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Tranquilliser campaigner claims:
'I've been gagged'

Oldham Evening Chronicle,
Thursday, January 10, 2002
by Janice Barker

A Saddleworth man is to complain to the Parliamentary Ombudsman after his letter-writing campaign was "gagged" by senior civil servants.

Mr Barry Haslam, of Uppermill, is fighting to get a better deal for involuntary tranquilliser addicts.

But he has been told by the Government's Medicines Control Agency (MCA) that his letters are vexatious and abusive. And after Dr June Raine, of the MCA, reviewed all the correspondence, she ruled that civil servants acted properly.

Consequently, the MCA will not be replying to his future letters.

The ruling has angered Mr Haslam, who was addicted to Ativan for 10 years before he weaned himself off the prescribed benzodiazepine drug.

He suffers long-term health problems and brain damage as a result and gets a disabled living allowance.

He said: "The real reason for the banning is because I'm getting too near the truth on benzodiazepine drugs for the MCA to cope with.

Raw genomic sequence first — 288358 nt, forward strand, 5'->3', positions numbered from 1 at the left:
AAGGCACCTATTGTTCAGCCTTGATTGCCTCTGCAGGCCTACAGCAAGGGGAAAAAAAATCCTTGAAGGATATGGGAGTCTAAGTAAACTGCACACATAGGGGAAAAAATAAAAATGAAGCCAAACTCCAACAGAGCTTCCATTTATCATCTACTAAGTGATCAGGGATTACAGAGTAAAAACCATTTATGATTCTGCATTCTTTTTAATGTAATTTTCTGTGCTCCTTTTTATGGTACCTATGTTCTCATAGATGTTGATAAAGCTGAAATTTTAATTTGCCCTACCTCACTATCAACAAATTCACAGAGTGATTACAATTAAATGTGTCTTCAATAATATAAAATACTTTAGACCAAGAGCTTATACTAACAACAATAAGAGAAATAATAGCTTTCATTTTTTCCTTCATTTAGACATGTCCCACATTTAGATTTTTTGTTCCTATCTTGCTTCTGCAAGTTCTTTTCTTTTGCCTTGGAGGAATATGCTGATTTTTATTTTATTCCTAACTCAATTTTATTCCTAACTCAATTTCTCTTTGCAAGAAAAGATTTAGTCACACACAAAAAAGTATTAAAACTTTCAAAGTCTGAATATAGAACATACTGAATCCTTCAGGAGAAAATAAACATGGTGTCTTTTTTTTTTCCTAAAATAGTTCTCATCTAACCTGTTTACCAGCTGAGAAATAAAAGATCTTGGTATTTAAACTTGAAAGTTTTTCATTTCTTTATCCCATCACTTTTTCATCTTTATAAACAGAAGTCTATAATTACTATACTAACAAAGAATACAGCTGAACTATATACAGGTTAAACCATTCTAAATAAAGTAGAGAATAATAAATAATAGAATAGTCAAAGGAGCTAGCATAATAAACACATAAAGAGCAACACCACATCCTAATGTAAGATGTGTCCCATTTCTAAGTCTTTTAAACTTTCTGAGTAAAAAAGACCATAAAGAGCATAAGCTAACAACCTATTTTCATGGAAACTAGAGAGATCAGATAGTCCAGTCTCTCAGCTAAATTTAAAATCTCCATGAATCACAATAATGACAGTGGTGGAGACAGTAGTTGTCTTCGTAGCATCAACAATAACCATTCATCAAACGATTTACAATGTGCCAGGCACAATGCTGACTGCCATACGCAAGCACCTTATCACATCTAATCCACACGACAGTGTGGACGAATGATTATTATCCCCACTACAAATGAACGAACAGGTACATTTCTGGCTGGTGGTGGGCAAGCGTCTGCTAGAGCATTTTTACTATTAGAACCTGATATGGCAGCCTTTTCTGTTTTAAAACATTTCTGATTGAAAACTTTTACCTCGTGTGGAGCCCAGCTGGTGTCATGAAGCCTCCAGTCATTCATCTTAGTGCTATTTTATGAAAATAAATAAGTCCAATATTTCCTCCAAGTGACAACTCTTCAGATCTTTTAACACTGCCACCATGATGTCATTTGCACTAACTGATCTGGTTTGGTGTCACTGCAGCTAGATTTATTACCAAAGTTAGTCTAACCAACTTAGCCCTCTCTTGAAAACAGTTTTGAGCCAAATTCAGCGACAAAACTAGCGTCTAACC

"I will be asking my MP Phil Woolas to make an official complaint to the Parliamentary Ombudsman, on my behalf, after discussing this with him."

Mr Haslam has researched the known effects of the drug and prescribing practices over many years.

He believes there was a massive delay between drug companies acknowledging research which showed how addictive the drugs were and prescribing practices and drug advisory sheets being changed.

This delay led to many more people being prescribed the drugs to which they subsequently also became addicted, he says.

He has also campaigned to get the drugs reclassified from Class C to Class A, because of the number of deaths they cause, according to Home Office statistics.

Junior Health Minister Hazel Blears said the Home Office classified drugs according to misuse by addicts, not according to legitimate prescribed use by doctors. But new legislation was planned to control the import, export and possession of 33 benzodiazepines and eight other substances.

She added: "The volume of benzodiazepines prescribed in the UK has fallen by over a third since its peak in 1979, and we are hopeful it will continue to fall in the context of changes in knowledge and guidance."

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